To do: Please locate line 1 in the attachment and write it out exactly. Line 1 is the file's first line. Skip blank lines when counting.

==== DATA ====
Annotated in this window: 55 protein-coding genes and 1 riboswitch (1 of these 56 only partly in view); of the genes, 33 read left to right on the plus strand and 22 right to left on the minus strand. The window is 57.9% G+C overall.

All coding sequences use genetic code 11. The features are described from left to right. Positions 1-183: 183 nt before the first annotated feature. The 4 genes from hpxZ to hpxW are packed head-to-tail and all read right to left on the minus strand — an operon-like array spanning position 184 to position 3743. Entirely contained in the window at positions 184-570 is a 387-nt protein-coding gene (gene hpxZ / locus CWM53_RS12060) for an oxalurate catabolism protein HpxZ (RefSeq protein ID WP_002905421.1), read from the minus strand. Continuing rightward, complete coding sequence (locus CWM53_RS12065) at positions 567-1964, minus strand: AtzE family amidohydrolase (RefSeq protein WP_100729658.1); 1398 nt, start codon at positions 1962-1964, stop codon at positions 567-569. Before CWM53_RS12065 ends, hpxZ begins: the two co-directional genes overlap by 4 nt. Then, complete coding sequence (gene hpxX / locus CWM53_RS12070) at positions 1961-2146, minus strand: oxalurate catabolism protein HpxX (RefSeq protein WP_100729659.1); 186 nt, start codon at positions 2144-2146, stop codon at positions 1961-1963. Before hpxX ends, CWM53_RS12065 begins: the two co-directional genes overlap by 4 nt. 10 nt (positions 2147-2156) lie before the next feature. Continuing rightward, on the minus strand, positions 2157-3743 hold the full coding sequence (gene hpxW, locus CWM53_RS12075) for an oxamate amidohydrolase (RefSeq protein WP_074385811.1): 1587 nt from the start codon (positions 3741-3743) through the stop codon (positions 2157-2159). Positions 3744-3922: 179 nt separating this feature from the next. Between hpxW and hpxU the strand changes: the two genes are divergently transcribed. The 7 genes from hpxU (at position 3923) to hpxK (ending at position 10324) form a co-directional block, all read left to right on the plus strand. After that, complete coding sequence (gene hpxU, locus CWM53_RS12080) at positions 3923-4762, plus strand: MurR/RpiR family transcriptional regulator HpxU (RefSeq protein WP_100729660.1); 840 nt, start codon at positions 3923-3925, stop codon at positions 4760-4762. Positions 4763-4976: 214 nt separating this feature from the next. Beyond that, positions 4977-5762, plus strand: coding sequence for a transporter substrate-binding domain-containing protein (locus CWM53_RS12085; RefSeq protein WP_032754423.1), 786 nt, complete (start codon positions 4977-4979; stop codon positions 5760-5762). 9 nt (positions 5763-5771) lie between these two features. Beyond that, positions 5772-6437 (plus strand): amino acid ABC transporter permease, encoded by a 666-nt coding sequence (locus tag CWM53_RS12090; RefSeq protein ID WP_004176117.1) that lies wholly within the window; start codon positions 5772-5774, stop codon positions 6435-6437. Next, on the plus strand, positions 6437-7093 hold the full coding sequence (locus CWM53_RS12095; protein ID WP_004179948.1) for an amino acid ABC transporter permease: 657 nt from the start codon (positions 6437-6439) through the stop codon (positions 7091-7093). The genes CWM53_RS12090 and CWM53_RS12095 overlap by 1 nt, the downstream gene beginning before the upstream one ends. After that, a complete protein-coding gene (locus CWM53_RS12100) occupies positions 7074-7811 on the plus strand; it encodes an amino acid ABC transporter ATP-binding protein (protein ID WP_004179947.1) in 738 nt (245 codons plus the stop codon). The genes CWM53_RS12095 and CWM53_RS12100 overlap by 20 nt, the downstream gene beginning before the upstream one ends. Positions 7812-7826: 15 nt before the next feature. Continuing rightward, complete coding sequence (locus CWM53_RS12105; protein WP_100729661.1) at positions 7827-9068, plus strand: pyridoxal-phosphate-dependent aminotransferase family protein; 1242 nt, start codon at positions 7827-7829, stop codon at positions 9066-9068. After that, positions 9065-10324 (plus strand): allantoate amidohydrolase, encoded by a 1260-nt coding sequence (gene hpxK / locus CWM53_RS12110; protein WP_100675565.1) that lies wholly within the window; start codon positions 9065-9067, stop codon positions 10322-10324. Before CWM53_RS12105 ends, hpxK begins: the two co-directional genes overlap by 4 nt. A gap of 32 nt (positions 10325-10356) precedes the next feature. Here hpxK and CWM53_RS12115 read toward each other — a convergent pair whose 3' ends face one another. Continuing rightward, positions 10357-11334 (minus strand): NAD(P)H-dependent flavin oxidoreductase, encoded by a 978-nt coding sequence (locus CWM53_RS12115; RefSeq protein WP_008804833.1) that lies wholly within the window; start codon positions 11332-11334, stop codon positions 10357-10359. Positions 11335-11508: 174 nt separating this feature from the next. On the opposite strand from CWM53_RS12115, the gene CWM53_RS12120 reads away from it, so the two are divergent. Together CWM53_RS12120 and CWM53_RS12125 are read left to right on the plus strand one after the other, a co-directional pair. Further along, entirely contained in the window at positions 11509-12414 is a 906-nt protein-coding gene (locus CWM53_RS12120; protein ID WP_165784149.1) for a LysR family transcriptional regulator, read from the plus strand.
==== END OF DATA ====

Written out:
Annotated in this window: 55 protein-coding genes and 1 riboswitch (1 of these 56 only partly in view); of the genes, 33 read left to right on the plus strand and 22 right to left on the minus strand. The window is 57.9% G+C overall.